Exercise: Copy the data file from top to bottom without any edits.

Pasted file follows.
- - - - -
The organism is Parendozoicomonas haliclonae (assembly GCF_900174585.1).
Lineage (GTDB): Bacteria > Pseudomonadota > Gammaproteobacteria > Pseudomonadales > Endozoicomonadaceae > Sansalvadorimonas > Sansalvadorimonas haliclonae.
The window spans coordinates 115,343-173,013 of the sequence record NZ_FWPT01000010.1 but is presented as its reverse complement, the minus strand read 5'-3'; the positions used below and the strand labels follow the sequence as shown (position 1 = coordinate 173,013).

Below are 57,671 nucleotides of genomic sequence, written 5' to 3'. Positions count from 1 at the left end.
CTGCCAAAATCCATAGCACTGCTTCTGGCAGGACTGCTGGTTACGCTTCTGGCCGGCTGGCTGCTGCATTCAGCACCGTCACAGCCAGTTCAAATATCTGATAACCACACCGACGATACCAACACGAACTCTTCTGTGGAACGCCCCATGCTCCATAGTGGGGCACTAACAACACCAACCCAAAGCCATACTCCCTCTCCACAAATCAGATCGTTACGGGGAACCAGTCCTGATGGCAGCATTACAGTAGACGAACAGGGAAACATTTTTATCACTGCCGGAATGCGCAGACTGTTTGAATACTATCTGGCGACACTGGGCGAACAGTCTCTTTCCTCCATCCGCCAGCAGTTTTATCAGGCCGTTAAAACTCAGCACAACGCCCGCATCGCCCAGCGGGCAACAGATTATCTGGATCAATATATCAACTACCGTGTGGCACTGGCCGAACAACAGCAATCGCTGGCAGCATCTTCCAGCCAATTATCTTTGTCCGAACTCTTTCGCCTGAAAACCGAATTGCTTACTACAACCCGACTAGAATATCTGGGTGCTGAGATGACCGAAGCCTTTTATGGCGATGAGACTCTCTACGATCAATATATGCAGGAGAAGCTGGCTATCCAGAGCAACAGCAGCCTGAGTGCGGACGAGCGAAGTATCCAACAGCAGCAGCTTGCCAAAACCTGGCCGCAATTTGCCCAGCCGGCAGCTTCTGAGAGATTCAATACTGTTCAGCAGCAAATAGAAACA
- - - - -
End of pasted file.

The organism is Parendozoicomonas haliclonae (assembly GCF_900174585.1).
Lineage (GTDB): Bacteria > Pseudomonadota > Gammaproteobacteria > Pseudomonadales > Endozoicomonadaceae > Sansalvadorimonas > Sansalvadorimonas haliclonae.
The window spans coordinates 115,343-173,013 of the sequence record NZ_FWPT01000010.1 but is presented as its reverse complement, the minus strand read 5'-3'; the positions used below and the strand labels follow the sequence as shown (position 1 = coordinate 173,013).

Below are 57,671 nucleotides of genomic sequence, written 5' to 3'. Positions count from 1 at the left end.
CTGCCAAAATCCATAGCACTGCTTCTGGCAGGACTGCTGGTTACGCTTCTGGCCGGCTGGCTGCTGCATTCAGCACCGTCACAGCCAGTTCAAATATCTGATAACCACACCGACGATACCAACACGAACTCTTCTGTGGAACGCCCCATGCTCCATAGTGGGGCACTAACAACACCAACCCAAAGCCATACTCCCTCTCCACAAATCAGATCGTTACGGGGAACCAGTCCTGATGGCAGCATTACAGTAGACGAACAGGGAAACATTTTTATCACTGCCGGAATGCGCAGACTGTTTGAATACTATCTGGCGACACTGGGCGAACAGTCTCTTTCCTCCATCCGCCAGCAGTTTTATCAGGCCGTTAAAACTCAGCACAACGCCCGCATCGCCCAGCGGGCAACAGATTATCTGGATCAATATATCAACTACCGTGTGGCACTGGCCGAACAACAGCAATCGCTGGCAGCATCTTCCAGCCAATTATCTTTGTCCGAACTCTTTCGCCTGAAAACCGAATTGCTTACTACAACCCGACTAGAATATCTGGGTGCTGAGATGACCGAAGCCTTTTATGGCGATGAGACTCTCTACGATCAATATATGCAGGAGAAGCTGGCTATCCAGAGCAACAGCAGCCTGAGTGCGGACGAGCGAAGTATCCAACAGCAGCAGCTTGCCAAAACCTGGCCGCAATTTGCCCAGCCGGCAGCTTCTGAGAGATTCAATACTGTTCAGCAGCAAATAGAAACA